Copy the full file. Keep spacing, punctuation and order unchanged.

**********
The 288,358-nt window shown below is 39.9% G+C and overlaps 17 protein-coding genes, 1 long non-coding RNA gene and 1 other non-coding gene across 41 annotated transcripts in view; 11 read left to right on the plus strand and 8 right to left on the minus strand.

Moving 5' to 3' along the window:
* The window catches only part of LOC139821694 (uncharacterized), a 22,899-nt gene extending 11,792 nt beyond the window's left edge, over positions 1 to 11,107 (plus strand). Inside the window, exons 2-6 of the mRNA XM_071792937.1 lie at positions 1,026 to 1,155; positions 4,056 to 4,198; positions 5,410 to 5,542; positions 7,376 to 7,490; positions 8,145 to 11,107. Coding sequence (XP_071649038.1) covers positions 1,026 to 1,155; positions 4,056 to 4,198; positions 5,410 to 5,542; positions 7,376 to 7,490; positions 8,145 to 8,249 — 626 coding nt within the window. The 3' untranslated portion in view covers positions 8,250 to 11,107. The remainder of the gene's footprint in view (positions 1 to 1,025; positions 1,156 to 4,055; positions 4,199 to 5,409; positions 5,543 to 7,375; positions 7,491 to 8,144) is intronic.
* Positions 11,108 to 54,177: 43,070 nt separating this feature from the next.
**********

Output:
The 288,358-nt window shown below is 39.9% G+C and overlaps 17 protein-coding genes, 1 long non-coding RNA gene and 1 other non-coding gene across 41 annotated transcripts in view; 11 read left to right on the plus strand and 8 right to left on the minus strand.

Moving 5' to 3' along the window:
* The window catches only part of LOC139821694 (uncharacterized), a 22,899-nt gene extending 11,792 nt beyond the window's left edge, over positions 1 to 11,107 (plus strand). Inside the window, exons 2-6 of the mRNA XM_071792937.1 lie at positions 1,026 to 1,155; positions 4,056 to 4,198; positions 5,410 to 5,542; positions 7,376 to 7,490; positions 8,145 to 11,107. Coding sequence (XP_071649038.1) covers positions 1,026 to 1,155; positions 4,056 to 4,198; positions 5,410 to 5,542; positions 7,376 to 7,490; positions 8,145 to 8,249 — 626 coding nt within the window. The 3' untranslated portion in view covers positions 8,250 to 11,107. The remainder of the gene's footprint in view (positions 1 to 1,025; positions 1,156 to 4,055; positions 4,199 to 5,409; positions 5,543 to 7,375; positions 7,491 to 8,144) is intronic.
* Positions 11,108 to 54,177: 43,070 nt separating this feature from the next.